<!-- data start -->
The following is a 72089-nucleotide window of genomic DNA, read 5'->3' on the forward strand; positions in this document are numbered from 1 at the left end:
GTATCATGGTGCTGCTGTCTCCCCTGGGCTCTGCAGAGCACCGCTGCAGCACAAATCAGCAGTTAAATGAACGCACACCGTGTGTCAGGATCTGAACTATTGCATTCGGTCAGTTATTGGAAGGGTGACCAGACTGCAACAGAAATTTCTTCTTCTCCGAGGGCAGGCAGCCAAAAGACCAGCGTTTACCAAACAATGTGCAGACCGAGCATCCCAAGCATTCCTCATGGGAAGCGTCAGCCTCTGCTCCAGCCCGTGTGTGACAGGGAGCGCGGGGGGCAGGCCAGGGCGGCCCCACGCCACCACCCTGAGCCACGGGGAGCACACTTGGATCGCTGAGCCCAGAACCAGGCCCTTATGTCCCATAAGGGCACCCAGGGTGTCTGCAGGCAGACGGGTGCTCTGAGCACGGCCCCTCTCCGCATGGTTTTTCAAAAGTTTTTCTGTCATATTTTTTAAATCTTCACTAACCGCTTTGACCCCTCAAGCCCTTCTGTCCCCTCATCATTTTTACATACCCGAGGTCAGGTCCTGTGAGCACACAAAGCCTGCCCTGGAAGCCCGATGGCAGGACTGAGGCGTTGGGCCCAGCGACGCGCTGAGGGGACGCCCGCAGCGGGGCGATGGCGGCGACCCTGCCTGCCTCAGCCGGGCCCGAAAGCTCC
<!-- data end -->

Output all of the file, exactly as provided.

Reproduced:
The following is a 72089-nucleotide window of genomic DNA, read 5'->3' on the forward strand; positions in this document are numbered from 1 at the left end:
GTATCATGGTGCTGCTGTCTCCCCTGGGCTCTGCAGAGCACCGCTGCAGCACAAATCAGCAGTTAAATGAACGCACACCGTGTGTCAGGATCTGAACTATTGCATTCGGTCAGTTATTGGAAGGGTGACCAGACTGCAACAGAAATTTCTTCTTCTCCGAGGGCAGGCAGCCAAAAGACCAGCGTTTACCAAACAATGTGCAGACCGAGCATCCCAAGCATTCCTCATGGGAAGCGTCAGCCTCTGCTCCAGCCCGTGTGTGACAGGGAGCGCGGGGGGCAGGCCAGGGCGGCCCCACGCCACCACCCTGAGCCACGGGGAGCACACTTGGATCGCTGAGCCCAGAACCAGGCCCTTATGTCCCATAAGGGCACCCAGGGTGTCTGCAGGCAGACGGGTGCTCTGAGCACGGCCCCTCTCCGCATGGTTTTTCAAAAGTTTTTCTGTCATATTTTTTAAATCTTCACTAACCGCTTTGACCCCTCAAGCCCTTCTGTCCCCTCATCATTTTTACATACCCGAGGTCAGGTCCTGTGAGCACACAAAGCCTGCCCTGGAAGCCCGATGGCAGGACTGAGGCGTTGGGCCCAGCGACGCGCTGAGGGGACGCCCGCAGCGGGGCGATGGCGGCGACCCTGCCTGCCTCAGCCGGGCCCGAAAGCTCC